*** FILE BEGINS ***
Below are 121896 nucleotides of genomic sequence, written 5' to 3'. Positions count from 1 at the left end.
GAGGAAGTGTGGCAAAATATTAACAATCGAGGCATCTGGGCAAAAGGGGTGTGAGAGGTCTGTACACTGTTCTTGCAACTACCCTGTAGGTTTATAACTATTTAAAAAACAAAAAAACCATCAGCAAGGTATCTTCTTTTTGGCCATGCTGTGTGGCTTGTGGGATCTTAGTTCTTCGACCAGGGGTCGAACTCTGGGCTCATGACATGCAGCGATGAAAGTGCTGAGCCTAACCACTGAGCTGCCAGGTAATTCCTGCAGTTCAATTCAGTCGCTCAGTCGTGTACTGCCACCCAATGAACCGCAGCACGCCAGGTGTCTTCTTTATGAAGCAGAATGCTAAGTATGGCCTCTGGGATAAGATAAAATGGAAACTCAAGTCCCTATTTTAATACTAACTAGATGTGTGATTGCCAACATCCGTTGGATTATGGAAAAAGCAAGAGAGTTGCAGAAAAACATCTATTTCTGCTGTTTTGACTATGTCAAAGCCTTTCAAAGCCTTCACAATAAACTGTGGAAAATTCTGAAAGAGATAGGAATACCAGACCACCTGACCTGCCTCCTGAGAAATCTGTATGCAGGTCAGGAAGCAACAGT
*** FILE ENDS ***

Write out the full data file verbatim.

Below are 121896 nucleotides of genomic sequence, written 5' to 3'. Positions count from 1 at the left end.
GAGGAAGTGTGGCAAAATATTAACAATCGAGGCATCTGGGCAAAAGGGGTGTGAGAGGTCTGTACACTGTTCTTGCAACTACCCTGTAGGTTTATAACTATTTAAAAAACAAAAAAACCATCAGCAAGGTATCTTCTTTTTGGCCATGCTGTGTGGCTTGTGGGATCTTAGTTCTTCGACCAGGGGTCGAACTCTGGGCTCATGACATGCAGCGATGAAAGTGCTGAGCCTAACCACTGAGCTGCCAGGTAATTCCTGCAGTTCAATTCAGTCGCTCAGTCGTGTACTGCCACCCAATGAACCGCAGCACGCCAGGTGTCTTCTTTATGAAGCAGAATGCTAAGTATGGCCTCTGGGATAAGATAAAATGGAAACTCAAGTCCCTATTTTAATACTAACTAGATGTGTGATTGCCAACATCCGTTGGATTATGGAAAAAGCAAGAGAGTTGCAGAAAAACATCTATTTCTGCTGTTTTGACTATGTCAAAGCCTTTCAAAGCCTTCACAATAAACTGTGGAAAATTCTGAAAGAGATAGGAATACCAGACCACCTGACCTGCCTCCTGAGAAATCTGTATGCAGGTCAGGAAGCAACAGT